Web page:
A few years and many landings ago….
A Controller once said to me – why is it that it seems the relationship between pilots and controllers is a bit like a bad marriage?

Well time gone by it still rings too true – and it seems to me as usual to stem from a few minor things.

Firstly there is a control gradient. I mean how can you work together in an effective partnership when one person is always telling the other what to do?!?

Well I guess it is necessary but – you know it does aggravate issues…

One must remember the most effective control is the one where the other party doesn’t notice – how and why? Either give them what they need, want, or provide attractive alternatives and compensation.

Secondly there is a big – “my wife (husband) doesn’t understand me” issue.

How so? Well pilots don’t always understand the terms required for separation, and seldom do the controllers know what is involved to fly.
Long time ago – they tell me anyway – controllers were required to learn basic flying skills as part of their training – at least to have minimum air experience time. Now days, and I know a few for sure, some controllers have never set foot in an aeroplane whilst others when they do actually fly tend to stick to scheduled pax flights. It’s a bit like the “would you trust a bald hairdresser?” scenario.

I like to rub the salt in a bit more mentioning, pilots normally control to a VFR or tower requirement on their own when at unmanned airfields to some extent. Whereas controllers in question… well enough said.

Of course IFR creates another rift, but that also leads to the scenario of the possible reconciliation through extended knowledge of participants, you either stick together and things get better, or you call it a day and move into a new profession!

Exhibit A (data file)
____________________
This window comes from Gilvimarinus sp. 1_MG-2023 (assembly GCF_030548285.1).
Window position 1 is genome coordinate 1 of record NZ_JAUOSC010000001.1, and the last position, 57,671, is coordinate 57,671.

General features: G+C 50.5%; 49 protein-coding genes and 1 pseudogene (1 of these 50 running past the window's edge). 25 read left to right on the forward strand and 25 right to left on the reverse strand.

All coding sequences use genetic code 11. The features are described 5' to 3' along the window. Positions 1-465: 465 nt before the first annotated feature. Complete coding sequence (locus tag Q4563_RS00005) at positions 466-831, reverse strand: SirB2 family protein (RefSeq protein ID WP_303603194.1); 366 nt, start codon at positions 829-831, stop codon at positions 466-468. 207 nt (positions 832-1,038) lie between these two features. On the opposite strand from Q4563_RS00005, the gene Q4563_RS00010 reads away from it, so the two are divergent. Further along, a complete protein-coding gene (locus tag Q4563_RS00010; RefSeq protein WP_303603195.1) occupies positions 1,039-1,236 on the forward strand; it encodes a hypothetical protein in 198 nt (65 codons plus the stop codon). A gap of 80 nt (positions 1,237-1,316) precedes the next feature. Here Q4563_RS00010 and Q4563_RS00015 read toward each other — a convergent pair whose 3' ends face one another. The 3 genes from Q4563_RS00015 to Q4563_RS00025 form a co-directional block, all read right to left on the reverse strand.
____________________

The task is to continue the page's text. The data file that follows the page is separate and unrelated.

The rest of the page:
Pilots don’t always understand the complexities of the controllers requirements for separation, nor do controllers always find out what the pilots need in terms of performance and engine types (and for those not so sympathetic-we are not just specifying piston/turbine and jet, IFR/VFR, or IMC/VMC here!).

The reconciliation comes in when those of us who want it hang around in the system long enough and take the time to learn a bit about the other side. Information sharing can help dissolve the misunderstandings causing the rifts between us all and promoting more understanding. As I heard once quoted, (the big finger to 911 – see more on locked doors in another post) “Whenever a controller is in the jump seat or a pilot in the control tower we move a step closer to aviation safety”.

When the pilots begin to learn about required separation standards, and provide helpful requests and/or suggestions, and the controllers begin to learn about pilot requirements, aircraft performance, and flight priorities not from the books but from the realities of aviation, we can all work together more effectively.

How to apply for an aviation instruction job in Afganistan…

August 5th, 2007

Dear Sir,
Just am writing to you on my gmail in case I loose your card.
I would like to apply for that training contract you mentioned for the Beech 1900 instructor in Kabul. Can you confirm I would especially like it if it is around one or two weeks max and there is an empty aeroplane going back that I can fill up with Rugs. And do you think there is space for my partner to come along?
My B190 Instructor rating is not current, but since I found out my company flies them to Capetown for a weekend stopover I have been working on it.
I look forward to your response
Some B190 Instructor
C/O Somewhere in Better Times

Oldies but Goodies – The Pilot and the Dog

August 2nd, 2007

Airbus has decided that since pilots cannot be trusted to fly aeroplanes they will design a new cockpit to help in the continual efforts of improving aviation safety.

The new cockpit requires the following crew:
1 x Pilot
1 x Dog

Recommended Operating Procedures

Pilot Responsibilities 1. Feed the Dog, 2. Don’t Touch Anything

Dog Responsibilties 1. Bite the pilot if he attempts to touch anything except the dog food.

Anthosia2 designed by Kaushal Sheth